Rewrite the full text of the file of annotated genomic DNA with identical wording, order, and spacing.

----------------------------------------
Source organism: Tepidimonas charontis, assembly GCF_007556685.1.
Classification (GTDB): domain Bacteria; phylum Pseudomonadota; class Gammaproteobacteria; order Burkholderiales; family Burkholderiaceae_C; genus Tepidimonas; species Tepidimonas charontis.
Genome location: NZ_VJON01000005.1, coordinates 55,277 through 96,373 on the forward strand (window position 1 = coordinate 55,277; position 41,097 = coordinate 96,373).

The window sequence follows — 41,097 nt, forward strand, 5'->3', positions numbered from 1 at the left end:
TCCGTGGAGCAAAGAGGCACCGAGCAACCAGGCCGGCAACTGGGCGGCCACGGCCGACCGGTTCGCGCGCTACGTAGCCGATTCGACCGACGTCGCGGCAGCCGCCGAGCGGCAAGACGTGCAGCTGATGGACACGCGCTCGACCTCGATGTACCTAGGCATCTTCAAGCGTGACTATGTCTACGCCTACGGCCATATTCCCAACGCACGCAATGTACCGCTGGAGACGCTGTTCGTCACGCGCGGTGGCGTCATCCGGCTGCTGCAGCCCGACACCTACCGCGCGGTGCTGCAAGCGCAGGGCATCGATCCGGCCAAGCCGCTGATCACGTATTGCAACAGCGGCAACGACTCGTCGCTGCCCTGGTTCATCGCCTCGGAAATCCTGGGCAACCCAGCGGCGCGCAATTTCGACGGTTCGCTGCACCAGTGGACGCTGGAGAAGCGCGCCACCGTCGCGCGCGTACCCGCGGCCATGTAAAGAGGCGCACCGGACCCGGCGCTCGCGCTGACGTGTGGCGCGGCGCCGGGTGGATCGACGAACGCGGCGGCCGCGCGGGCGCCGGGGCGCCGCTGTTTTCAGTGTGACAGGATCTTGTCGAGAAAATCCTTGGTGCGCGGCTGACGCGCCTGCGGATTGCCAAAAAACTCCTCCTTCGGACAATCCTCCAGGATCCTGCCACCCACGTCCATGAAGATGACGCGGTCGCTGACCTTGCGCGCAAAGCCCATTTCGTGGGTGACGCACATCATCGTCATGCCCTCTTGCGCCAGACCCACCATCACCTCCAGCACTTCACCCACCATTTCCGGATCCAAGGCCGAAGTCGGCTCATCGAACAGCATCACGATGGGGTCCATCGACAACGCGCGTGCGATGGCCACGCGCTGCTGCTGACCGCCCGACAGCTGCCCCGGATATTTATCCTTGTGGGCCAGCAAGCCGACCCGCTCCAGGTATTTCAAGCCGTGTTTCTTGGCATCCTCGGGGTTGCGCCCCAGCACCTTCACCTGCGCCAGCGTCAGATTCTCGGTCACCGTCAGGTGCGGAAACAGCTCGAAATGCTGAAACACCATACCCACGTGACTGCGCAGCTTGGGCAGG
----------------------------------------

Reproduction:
Source organism: Tepidimonas charontis, assembly GCF_007556685.1.
Classification (GTDB): domain Bacteria; phylum Pseudomonadota; class Gammaproteobacteria; order Burkholderiales; family Burkholderiaceae_C; genus Tepidimonas; species Tepidimonas charontis.
Genome location: NZ_VJON01000005.1, coordinates 55,277 through 96,373 on the forward strand (window position 1 = coordinate 55,277; position 41,097 = coordinate 96,373).

The window sequence follows — 41,097 nt, forward strand, 5'->3', positions numbered from 1 at the left end:
TCCGTGGAGCAAAGAGGCACCGAGCAACCAGGCCGGCAACTGGGCGGCCACGGCCGACCGGTTCGCGCGCTACGTAGCCGATTCGACCGACGTCGCGGCAGCCGCCGAGCGGCAAGACGTGCAGCTGATGGACACGCGCTCGACCTCGATGTACCTAGGCATCTTCAAGCGTGACTATGTCTACGCCTACGGCCATATTCCCAACGCACGCAATGTACCGCTGGAGACGCTGTTCGTCACGCGCGGTGGCGTCATCCGGCTGCTGCAGCCCGACACCTACCGCGCGGTGCTGCAAGCGCAGGGCATCGATCCGGCCAAGCCGCTGATCACGTATTGCAACAGCGGCAACGACTCGTCGCTGCCCTGGTTCATCGCCTCGGAAATCCTGGGCAACCCAGCGGCGCGCAATTTCGACGGTTCGCTGCACCAGTGGACGCTGGAGAAGCGCGCCACCGTCGCGCGCGTACCCGCGGCCATGTAAAGAGGCGCACCGGACCCGGCGCTCGCGCTGACGTGTGGCGCGGCGCCGGGTGGATCGACGAACGCGGCGGCCGCGCGGGCGCCGGGGCGCCGCTGTTTTCAGTGTGACAGGATCTTGTCGAGAAAATCCTTGGTGCGCGGCTGACGCGCCTGCGGATTGCCAAAAAACTCCTCCTTCGGACAATCCTCCAGGATCCTGCCACCCACGTCCATGAAGATGACGCGGTCGCTGACCTTGCGCGCAAAGCCCATTTCGTGGGTGACGCACATCATCGTCATGCCCTCTTGCGCCAGACCCACCATCACCTCCAGCACTTCACCCACCATTTCCGGATCCAAGGCCGAAGTCGGCTCATCGAACAGCATCACGATGGGGTCCATCGACAACGCGCGTGCGATGGCCACGCGCTGCTGCTGACCGCCCGACAGCTGCCCCGGATATTTATCCTTGTGGGCCAGCAAGCCGACCCGCTCCAGGTATTTCAAGCCGTGTTTCTTGGCATCCTCGGGGTTGCGCCCCAGCACCTTCACCTGCGCCAGCGTCAGATTCTCGGTCACCGTCAGGTGCGGAAACAGCTCGAAATGCTGAAACACCATACCCACGTGACTGCGCAGCTTGGGCAGG